Nick Benton's Corner: It's Not Easy Being President
President Obama's address to a global television audience Tuesday night about his intent to send 30,000 new troops to Afghanistan was a sobering reminder of the unbelievable mess that he inherited from George W. Bush when he entered the White House last January.
Indeed, when the veil is pulled away from one ugly fiasco after another that was visited upon the planet by the Bush administration, the reaction is downright visceral. "W" has to have been the worst blight ever visited upon the U.S. people and the globe from such a position of power and authority in the nation's history.
Aside from his criminal neglect responding to Hurricane Katrina and its aftermath, it was, of course, the President's unyielding determination to invade and occupy Iraq that represents his single most monumental malevolence. Many of us were jumping up and down screaming that his phoney pretext for the invasion was exactly that. The erroneous claim that "we all thought there were weapons of mass destruction" that has been used to justify Bush's decision is a downright lie.
In the context of this, operating in the name of "American exceptionalism" (a mantra that smacks of the kind of arrogance of national cultural superiority that justified some very nasty genocide in the last century), Bush turned most of the globe against the U.S. He turned a national surplus into a deep deficit, and his administration ordered blinders on every Wall Street regulator, bringing the entire world, as a consequence, to the brink of a total financial and economic meltdown.
We can blame Bush, or Dick Cheney, or others in the administration, but as a collective effort, they constituted the most dangerous and ill-intentioned pack of thieves in U.S. history.
Regretfully, there remain many in the land who are eager to return to the same path that this crowd followed, as if they learned nothing. Their fixations on the ideology of free markets, low taxes and less government are matched by their unrelenting belief in this "American exceptionalism" garbage that could easily bring the country back to the brink of unthinkable economic and military conflagrations.
It's no wonder that President Obama won the Nobel Peace Prize in his first year in office. It reflected the deep planetary sigh of relief felt when Obama was successful in rooting out this menace from the White House. It was deserved for the entirety of his primary and general campaigns to build a national mass movement around a very different approach than that taken by Bush et al.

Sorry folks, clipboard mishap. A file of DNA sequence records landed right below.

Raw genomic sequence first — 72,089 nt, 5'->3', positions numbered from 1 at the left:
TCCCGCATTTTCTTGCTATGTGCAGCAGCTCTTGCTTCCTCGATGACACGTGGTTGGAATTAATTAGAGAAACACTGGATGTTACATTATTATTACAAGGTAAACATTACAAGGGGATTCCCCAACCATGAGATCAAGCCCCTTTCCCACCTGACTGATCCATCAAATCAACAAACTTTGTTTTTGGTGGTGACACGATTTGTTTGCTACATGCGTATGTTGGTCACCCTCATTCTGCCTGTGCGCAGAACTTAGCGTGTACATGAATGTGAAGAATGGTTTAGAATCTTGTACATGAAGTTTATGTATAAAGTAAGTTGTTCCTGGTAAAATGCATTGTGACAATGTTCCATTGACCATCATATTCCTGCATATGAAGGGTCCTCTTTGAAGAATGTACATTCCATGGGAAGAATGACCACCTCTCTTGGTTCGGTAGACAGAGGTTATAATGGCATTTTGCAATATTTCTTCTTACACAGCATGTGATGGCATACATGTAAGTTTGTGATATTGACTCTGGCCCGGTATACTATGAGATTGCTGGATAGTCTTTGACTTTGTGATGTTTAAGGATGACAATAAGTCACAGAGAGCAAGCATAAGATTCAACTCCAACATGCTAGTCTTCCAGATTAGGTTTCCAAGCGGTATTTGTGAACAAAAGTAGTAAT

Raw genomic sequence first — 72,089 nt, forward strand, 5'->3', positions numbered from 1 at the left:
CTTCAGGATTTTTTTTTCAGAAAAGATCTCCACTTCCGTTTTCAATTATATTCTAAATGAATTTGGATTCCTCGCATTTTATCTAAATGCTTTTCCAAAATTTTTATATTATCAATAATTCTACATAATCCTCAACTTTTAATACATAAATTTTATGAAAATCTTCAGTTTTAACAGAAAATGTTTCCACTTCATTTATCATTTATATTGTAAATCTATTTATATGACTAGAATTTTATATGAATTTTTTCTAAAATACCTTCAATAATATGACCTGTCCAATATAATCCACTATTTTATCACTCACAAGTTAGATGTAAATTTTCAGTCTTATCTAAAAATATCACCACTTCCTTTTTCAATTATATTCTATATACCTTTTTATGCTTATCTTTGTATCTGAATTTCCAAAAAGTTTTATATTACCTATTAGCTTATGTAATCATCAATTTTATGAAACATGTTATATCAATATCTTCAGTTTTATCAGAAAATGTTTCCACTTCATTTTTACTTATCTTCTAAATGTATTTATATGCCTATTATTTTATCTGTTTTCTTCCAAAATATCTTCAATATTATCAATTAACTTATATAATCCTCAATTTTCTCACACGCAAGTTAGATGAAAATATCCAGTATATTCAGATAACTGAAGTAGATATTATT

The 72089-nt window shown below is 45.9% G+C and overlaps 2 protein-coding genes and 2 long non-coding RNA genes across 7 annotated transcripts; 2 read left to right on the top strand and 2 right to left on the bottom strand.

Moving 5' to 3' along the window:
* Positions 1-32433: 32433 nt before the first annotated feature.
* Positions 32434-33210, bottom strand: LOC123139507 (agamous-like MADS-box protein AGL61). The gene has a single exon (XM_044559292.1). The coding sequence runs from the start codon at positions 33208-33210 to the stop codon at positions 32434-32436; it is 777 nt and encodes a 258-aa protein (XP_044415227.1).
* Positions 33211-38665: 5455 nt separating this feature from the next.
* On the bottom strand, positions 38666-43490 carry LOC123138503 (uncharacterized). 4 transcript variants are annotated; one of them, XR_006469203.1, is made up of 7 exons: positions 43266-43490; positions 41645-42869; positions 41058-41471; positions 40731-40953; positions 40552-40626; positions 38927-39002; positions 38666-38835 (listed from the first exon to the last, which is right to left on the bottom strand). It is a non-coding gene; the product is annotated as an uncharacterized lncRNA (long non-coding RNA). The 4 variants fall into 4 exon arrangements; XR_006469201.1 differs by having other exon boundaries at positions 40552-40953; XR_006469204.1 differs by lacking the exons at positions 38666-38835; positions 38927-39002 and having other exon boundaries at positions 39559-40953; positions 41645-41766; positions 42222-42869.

For over a year leading up to the election, Obama schooled an entire nation, and an eagerly watching world, on the need to retool U.S. foreign policy toward alliance-building, diplomacy and dialogue, and away from the bullying "my way or the highway" approach of Bush.
But since January, given the reins of leadership in the White House, President Obama has faced a different challenge than the one he took up during his campaign.
It's been an arduous and aggressive effort to undo the damage he inherited from Bush, and it's not been easy. No longer the prophetic voice preaching from the mountain top, Obama moved inside the temple as its high priest, and his role necessarily shifted as a result.
For some, this means a betrayal of his pre-election values. The impulse for instant gratification has led some groups to, in fact, betray him, urging others to withhold financial support for Democratic candidates. In other cases, such as in Virginia last month, leading Democratic candidates tragically (for themselves, as it turned out) distanced themselves from him. But there is no questioning the monumental effects he's already had, domestically and internationally.
The nation has averted a worse collapse than the Great Depression, at least for now. It is on the verge of real health care reform for the first time since the advent of Medicare. And now, the president has boldly taken the steps needed to responsibly clean up the messes in Iraq and Afghanistan.
It's on the jobs front where even bolder steps are now needed. Large-scale national infrastructure projects offering an abundance of WPA-like jobs are essential on an array of levels to become the bedrock of a slow but sustainable economic recovery.